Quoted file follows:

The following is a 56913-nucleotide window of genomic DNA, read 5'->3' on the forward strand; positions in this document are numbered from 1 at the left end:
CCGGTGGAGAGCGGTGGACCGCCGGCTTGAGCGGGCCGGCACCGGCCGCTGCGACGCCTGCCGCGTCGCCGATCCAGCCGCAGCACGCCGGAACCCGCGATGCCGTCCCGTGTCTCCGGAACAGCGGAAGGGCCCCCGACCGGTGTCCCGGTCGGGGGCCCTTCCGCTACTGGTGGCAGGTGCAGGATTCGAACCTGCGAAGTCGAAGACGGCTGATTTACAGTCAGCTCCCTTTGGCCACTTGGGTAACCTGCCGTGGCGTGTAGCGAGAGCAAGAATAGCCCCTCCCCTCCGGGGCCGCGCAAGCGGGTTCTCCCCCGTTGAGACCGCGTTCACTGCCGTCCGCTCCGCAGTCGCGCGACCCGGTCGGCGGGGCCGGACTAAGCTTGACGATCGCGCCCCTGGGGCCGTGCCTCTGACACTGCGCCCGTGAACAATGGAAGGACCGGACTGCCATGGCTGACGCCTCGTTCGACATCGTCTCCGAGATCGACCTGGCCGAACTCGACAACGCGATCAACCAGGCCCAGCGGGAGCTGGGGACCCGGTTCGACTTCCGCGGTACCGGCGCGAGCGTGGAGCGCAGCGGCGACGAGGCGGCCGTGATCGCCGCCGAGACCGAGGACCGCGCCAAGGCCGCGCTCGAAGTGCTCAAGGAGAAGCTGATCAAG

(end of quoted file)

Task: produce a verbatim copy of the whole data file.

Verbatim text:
The following is a 56913-nucleotide window of genomic DNA, read 5'->3' on the forward strand; positions in this document are numbered from 1 at the left end:
CCGGTGGAGAGCGGTGGACCGCCGGCTTGAGCGGGCCGGCACCGGCCGCTGCGACGCCTGCCGCGTCGCCGATCCAGCCGCAGCACGCCGGAACCCGCGATGCCGTCCCGTGTCTCCGGAACAGCGGAAGGGCCCCCGACCGGTGTCCCGGTCGGGGGCCCTTCCGCTACTGGTGGCAGGTGCAGGATTCGAACCTGCGAAGTCGAAGACGGCTGATTTACAGTCAGCTCCCTTTGGCCACTTGGGTAACCTGCCGTGGCGTGTAGCGAGAGCAAGAATAGCCCCTCCCCTCCGGGGCCGCGCAAGCGGGTTCTCCCCCGTTGAGACCGCGTTCACTGCCGTCCGCTCCGCAGTCGCGCGACCCGGTCGGCGGGGCCGGACTAAGCTTGACGATCGCGCCCCTGGGGCCGTGCCTCTGACACTGCGCCCGTGAACAATGGAAGGACCGGACTGCCATGGCTGACGCCTCGTTCGACATCGTCTCCGAGATCGACCTGGCCGAACTCGACAACGCGATCAACCAGGCCCAGCGGGAGCTGGGGACCCGGTTCGACTTCCGCGGTACCGGCGCGAGCGTGGAGCGCAGCGGCGACGAGGCGGCCGTGATCGCCGCCGAGACCGAGGACCGCGCCAAGGCCGCGCTCGAAGTGCTCAAGGAGAAGCTGATCAAG